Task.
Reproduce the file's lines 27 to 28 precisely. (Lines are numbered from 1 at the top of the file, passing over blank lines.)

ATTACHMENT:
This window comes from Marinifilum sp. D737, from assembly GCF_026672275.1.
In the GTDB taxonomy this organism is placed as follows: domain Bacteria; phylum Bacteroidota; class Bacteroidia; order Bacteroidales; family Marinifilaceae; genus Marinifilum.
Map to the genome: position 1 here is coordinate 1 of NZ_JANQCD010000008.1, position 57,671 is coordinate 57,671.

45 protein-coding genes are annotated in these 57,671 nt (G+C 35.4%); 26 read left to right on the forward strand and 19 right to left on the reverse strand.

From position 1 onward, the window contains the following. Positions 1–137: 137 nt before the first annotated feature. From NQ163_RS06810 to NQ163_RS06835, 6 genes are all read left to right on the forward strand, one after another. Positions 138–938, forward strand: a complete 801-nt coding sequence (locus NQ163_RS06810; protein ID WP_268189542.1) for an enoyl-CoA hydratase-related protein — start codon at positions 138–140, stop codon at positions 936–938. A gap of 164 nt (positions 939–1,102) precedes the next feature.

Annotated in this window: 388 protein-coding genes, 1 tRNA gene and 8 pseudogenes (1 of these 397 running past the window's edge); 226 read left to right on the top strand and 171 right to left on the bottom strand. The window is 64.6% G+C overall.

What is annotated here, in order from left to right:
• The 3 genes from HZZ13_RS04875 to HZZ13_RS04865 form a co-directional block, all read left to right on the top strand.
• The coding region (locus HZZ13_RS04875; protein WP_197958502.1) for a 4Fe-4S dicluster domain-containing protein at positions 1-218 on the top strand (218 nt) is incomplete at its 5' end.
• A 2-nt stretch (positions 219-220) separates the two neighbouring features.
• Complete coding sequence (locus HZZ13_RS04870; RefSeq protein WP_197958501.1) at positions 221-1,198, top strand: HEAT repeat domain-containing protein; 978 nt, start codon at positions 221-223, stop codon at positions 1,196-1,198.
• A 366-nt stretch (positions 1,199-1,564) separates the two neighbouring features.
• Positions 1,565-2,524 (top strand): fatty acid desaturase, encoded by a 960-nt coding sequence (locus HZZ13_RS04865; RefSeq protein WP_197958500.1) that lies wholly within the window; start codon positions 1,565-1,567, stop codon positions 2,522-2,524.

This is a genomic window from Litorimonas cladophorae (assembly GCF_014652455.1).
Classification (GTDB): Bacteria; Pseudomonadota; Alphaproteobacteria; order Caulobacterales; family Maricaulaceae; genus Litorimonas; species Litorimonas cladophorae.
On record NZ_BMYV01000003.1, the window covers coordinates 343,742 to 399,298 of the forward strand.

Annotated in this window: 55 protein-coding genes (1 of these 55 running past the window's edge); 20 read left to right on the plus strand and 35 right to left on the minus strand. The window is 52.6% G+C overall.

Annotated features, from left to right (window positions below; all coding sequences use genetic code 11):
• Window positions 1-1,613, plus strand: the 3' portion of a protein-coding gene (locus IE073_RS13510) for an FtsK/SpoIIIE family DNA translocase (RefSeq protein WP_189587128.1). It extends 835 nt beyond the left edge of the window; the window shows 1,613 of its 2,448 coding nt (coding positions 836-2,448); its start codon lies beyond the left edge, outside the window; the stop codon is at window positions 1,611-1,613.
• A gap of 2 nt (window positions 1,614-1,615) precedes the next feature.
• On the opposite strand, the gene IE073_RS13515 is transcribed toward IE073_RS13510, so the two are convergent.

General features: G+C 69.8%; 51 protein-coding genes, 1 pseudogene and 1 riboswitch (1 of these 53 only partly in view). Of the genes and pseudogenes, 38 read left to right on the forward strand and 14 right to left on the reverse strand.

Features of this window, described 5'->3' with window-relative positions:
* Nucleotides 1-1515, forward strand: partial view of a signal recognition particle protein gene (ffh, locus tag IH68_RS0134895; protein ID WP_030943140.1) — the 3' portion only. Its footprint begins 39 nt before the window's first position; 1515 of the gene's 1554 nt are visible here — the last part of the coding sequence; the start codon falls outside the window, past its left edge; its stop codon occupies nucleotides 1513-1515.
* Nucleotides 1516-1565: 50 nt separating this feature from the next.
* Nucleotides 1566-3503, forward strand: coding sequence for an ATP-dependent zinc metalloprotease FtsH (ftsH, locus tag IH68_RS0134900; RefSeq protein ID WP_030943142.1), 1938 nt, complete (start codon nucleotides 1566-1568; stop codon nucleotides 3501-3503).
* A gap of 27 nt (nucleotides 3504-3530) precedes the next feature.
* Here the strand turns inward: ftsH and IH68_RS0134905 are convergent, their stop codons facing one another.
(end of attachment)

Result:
* A gap of 27 nt (nucleotides 3504-3530) precedes the next feature.
* Here the strand turns inward: ftsH and IH68_RS0134905 are convergent, their stop codons facing one another.